Written by Mark Perez and directed by John Francis Daley and Jonathan M. Goldstein, Game Night is a wonderful, fast moving and very funny dark comedy-cum-thriller. It just sneaks up on you and offers a refreshing antidote to the overrated, pretentious Oscar-winner The Shape of Water. In fact, it mercifully wipes out the bad taste left by that nonsense.
Right from the delightful opening scenes where we see games-obsessed Max (Jason Bateman) and Annie (Rachel McAdams) meet and fall in love, you just get the feeling that you’re in for an undemanding good time. And you’re not wrong.
The couple have a perfect relationship, marred only by the fact that Max’s sibling rivalry with his successful brother Brooks (Kyle Chandler) is stressing him out so much that he’s not able to help Annie conceive. “I’m not loving your sperm” their doctor (Camille Chen) tells him.
And it doesn’t get any better when Brooks turns up in his brother’s dream car, a Stingray, and takes over the show, organizing his own very elaborate Game Night which will see the staged kidnapping of a player, with one of the three regular couples promised the keys to the car if they solve the mystery.
But what is real and what is fake here? In that respect it reminded me more than a little of David Fincher’s weird and twisted The Game; but mostly – because I wasn’t expecting such a rare treat – it brought to mind for me last year’s excellent Happy Death Day. As with Jessica Rothe in that film, Rachel McAdams is a pure joy to watch. Whether she goes full-on Pulp Fiction, looking sexy as hell as she waves what she believes is a fake gun around; or when she is using a militant white supremacist site to help her remove a bullet from Max’s arm, McAdams just steals the show. And the chemistry between the two is terrific.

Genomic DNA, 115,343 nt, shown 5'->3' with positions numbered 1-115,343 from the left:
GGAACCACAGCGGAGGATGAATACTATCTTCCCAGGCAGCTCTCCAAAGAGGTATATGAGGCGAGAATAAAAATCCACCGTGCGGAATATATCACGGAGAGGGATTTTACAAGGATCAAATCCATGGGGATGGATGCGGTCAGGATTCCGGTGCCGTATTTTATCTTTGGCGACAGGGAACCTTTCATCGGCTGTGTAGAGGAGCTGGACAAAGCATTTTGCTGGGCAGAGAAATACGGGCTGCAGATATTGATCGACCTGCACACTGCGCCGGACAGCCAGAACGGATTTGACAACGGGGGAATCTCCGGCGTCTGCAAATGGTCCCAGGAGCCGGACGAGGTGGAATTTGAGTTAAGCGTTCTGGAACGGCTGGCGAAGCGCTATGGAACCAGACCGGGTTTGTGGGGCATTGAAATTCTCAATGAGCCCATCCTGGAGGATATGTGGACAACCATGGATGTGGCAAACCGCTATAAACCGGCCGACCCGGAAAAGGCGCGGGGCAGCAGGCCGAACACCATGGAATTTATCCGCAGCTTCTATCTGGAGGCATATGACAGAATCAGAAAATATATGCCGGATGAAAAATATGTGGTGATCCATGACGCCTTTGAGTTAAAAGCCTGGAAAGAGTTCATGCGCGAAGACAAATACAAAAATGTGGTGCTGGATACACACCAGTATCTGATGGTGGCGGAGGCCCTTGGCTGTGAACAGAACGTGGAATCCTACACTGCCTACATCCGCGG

Which is not in any way to take from everyone else involved. Despite the film moving along at a rate that goes from brisk to chaotic, we really get to like all of these characters –even their creepy neighbour Gary, wonderfully played by Jesse Plemons. They are — every one of them — sharply portrayed and work together seamlessly.
There are plot twists and even some genuinely surprising moments, held effortlessly together by imaginative directing. There is one marvelous shot where we see the neighbourhood laid out like something on a Monopoly board, but with a real car moving through it. Very clever indeed.
Throw in some great Cinematography from Barry Peterson and a score I can actually remember for a change from Cliff Martinez and you’ve got a smashing little package here. In fact, it’s the most pure fun I’ve had at the cinema since the aforementioned Happy Death Day.
Game Night is a winner for all concerned.